Just mentioning “the dump” brought a flood of memories — stinky, adventuresome memories.
And not just for me.
It all started, again, with a brain spark — or maybe an early-senior moment — on Facebook.
I posted: “This might be fun if they’d letcha browse. (Fond memories of goin’ to ‘the dump’ as a young ’un). ‘Residents to clean up on Free Landfill Day: Oklahoma City residents can get rid of big junk at no cost and without waiting for Bulk Waste Day. Free Landfill Day is from 7 a.m. to 3 p.m. Saturday, Sept. 13, at participating landfills.’”
Folks got it. (More info: http://tinyurl.com/dumpfree.)
Friend in Stillwater, male: “My favorite ‘dump memory’ is picking off rats with a .22, which, I’m most positive, would be frowned upon today.” He must have a Texas past, because he added: “The aforementioned comment failed to mention lukewarm cans of Pearl.”
I thought this might be a Southern thing, but nope.
Friend in British Columbia, Canada, female: “My mother always browsed, and we had to help — in fact, we’d take weekend drives to dumps. She found some pretty great antiques in those days (’70s), refinished them and still has them.”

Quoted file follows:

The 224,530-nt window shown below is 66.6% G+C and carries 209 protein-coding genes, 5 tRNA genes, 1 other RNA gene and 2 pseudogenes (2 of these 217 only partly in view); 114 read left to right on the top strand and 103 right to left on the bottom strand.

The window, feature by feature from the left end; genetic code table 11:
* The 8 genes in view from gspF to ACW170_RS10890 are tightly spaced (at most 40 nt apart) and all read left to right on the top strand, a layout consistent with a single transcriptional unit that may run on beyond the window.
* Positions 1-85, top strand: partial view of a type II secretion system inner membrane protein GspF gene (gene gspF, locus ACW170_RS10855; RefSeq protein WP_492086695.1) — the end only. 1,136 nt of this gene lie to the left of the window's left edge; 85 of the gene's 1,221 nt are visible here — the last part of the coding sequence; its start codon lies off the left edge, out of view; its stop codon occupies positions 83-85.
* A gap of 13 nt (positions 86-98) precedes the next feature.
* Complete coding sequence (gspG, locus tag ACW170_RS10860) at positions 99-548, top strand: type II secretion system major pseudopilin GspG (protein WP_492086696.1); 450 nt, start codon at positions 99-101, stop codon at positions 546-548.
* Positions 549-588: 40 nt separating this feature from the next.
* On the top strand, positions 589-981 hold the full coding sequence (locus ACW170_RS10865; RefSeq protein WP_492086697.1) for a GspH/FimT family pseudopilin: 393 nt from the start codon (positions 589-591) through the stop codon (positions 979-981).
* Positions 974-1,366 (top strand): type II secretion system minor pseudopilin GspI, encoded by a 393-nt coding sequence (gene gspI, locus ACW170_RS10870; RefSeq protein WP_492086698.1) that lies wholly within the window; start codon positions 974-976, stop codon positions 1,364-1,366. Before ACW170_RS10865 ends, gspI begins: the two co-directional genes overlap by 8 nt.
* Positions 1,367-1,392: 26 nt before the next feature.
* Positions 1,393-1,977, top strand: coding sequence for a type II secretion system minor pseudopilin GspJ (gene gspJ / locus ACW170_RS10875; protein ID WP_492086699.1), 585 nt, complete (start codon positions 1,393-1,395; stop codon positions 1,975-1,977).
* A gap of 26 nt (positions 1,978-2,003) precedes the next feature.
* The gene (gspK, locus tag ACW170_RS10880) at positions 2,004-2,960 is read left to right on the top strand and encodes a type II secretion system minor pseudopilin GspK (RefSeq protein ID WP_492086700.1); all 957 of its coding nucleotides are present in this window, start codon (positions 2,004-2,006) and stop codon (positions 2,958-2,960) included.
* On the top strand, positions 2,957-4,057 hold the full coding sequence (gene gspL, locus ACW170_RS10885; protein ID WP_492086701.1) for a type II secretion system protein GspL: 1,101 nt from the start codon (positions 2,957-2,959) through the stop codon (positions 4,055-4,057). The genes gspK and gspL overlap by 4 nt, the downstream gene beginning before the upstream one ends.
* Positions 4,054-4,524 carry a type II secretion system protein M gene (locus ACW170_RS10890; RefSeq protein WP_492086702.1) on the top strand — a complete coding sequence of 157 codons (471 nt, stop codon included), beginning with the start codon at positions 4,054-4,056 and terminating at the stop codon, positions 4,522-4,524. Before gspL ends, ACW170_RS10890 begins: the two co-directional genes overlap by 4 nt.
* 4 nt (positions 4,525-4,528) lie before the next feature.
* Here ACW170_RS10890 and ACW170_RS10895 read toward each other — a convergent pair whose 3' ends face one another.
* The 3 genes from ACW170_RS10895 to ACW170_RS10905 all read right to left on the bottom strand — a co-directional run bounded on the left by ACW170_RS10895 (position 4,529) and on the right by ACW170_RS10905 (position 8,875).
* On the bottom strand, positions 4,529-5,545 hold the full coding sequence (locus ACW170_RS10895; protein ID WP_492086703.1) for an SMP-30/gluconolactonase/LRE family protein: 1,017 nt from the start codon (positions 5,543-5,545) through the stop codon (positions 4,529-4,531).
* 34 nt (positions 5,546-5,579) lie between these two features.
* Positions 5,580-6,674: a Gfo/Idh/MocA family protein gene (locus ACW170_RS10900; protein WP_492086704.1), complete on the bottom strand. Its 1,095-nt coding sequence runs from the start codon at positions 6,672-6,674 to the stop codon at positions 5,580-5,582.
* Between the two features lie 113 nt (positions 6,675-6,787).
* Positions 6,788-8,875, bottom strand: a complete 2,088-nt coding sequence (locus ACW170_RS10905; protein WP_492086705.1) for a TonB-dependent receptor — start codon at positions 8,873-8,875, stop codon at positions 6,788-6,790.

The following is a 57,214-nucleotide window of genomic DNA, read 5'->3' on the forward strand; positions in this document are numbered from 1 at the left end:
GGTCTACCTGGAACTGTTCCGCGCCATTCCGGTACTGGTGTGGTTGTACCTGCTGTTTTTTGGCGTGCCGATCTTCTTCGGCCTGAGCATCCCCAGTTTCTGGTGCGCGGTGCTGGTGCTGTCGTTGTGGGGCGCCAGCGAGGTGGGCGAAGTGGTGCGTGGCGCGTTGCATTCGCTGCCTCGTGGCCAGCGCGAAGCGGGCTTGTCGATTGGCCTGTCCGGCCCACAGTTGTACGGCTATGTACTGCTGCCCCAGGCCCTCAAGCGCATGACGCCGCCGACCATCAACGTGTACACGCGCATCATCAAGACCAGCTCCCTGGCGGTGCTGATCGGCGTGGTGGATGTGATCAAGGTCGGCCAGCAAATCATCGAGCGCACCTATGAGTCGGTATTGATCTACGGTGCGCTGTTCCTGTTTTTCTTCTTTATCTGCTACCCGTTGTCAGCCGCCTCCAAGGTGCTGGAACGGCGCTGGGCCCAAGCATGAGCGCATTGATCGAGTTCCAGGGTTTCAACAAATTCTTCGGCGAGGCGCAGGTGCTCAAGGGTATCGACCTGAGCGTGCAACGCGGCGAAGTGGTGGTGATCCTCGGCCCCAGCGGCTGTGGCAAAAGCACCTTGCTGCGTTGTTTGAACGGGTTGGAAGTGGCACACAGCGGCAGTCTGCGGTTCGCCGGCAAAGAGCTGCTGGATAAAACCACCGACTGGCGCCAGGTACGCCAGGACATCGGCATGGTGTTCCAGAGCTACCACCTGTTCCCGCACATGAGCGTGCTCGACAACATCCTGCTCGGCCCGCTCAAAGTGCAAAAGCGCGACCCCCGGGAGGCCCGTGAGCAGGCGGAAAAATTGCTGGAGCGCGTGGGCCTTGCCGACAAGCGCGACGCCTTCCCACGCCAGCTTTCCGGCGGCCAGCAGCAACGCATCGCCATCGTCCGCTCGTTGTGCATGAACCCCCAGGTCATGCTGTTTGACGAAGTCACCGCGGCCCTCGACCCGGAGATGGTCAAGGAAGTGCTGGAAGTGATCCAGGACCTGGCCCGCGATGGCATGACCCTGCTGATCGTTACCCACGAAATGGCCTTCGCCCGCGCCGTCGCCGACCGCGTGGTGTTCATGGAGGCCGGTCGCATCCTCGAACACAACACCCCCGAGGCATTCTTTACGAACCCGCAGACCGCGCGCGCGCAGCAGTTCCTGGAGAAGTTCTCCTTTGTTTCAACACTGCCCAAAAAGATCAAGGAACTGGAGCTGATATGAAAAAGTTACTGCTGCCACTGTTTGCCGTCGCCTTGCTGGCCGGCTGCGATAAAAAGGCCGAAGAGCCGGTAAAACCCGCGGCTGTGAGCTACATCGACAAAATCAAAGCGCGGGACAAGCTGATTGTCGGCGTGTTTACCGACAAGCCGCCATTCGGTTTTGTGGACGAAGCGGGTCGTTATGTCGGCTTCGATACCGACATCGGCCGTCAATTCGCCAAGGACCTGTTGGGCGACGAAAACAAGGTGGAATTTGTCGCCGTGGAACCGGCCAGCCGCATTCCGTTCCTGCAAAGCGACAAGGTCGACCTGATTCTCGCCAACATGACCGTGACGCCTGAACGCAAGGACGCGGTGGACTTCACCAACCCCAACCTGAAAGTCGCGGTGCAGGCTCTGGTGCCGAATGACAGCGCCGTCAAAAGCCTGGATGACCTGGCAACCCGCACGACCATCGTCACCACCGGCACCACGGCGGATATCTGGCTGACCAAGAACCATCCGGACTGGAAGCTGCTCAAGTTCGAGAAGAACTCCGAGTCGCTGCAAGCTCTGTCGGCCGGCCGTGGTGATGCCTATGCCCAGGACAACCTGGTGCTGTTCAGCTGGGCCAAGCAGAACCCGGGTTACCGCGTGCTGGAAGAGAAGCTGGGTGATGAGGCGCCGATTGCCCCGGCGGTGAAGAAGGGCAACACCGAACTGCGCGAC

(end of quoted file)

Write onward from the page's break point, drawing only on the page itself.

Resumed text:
Friend in Texas, from northeast Oklahoma, male: “The guy that ran the dump in my hometown was always pulling the good stuff out and displaying it along the road. Better than going to a big hardware store.”
Ah, “the dump.” The final resting place for household discards — but purgatory for lucky finds! Those of us of a certain age predating the advent of “professional waste management,” we remember.
West Texas friend: “I brought more home from the dump than I took. Plus it was good rat hunting ground. Kids today don’t know what they’re missing by not getting to prowl the dump.”
Canadian friend again: “The best dumps (looking back) were the old-fashioned pioneer/homesteader ones out in the country. You could find history-laden things like wrought-iron beds, glass salt and pepper shakers that had been hand blown with the bubbles in them, Depression Glass dishes (once in a while), simple, homemade furniture. My mother once found a ‘gun barrel’ chair, which she refinished, re-caned and that I now have at my house.”
My earliest memories: Going with Daddy with a pickup load to an “unofficial” dump off a dirt road way out in the country — his easygoing way when I found abandoned toys, and Mama’s not-so-easygoing you-brought-WHAT-back-? protests.
Another American pastime felled by progress: the pay-as-you go city dump, upgraded to “landfill,” outside Sallisaw, and prohibitions on dump picking!
Thank goodness for organized landfills. But that last part ain’t right.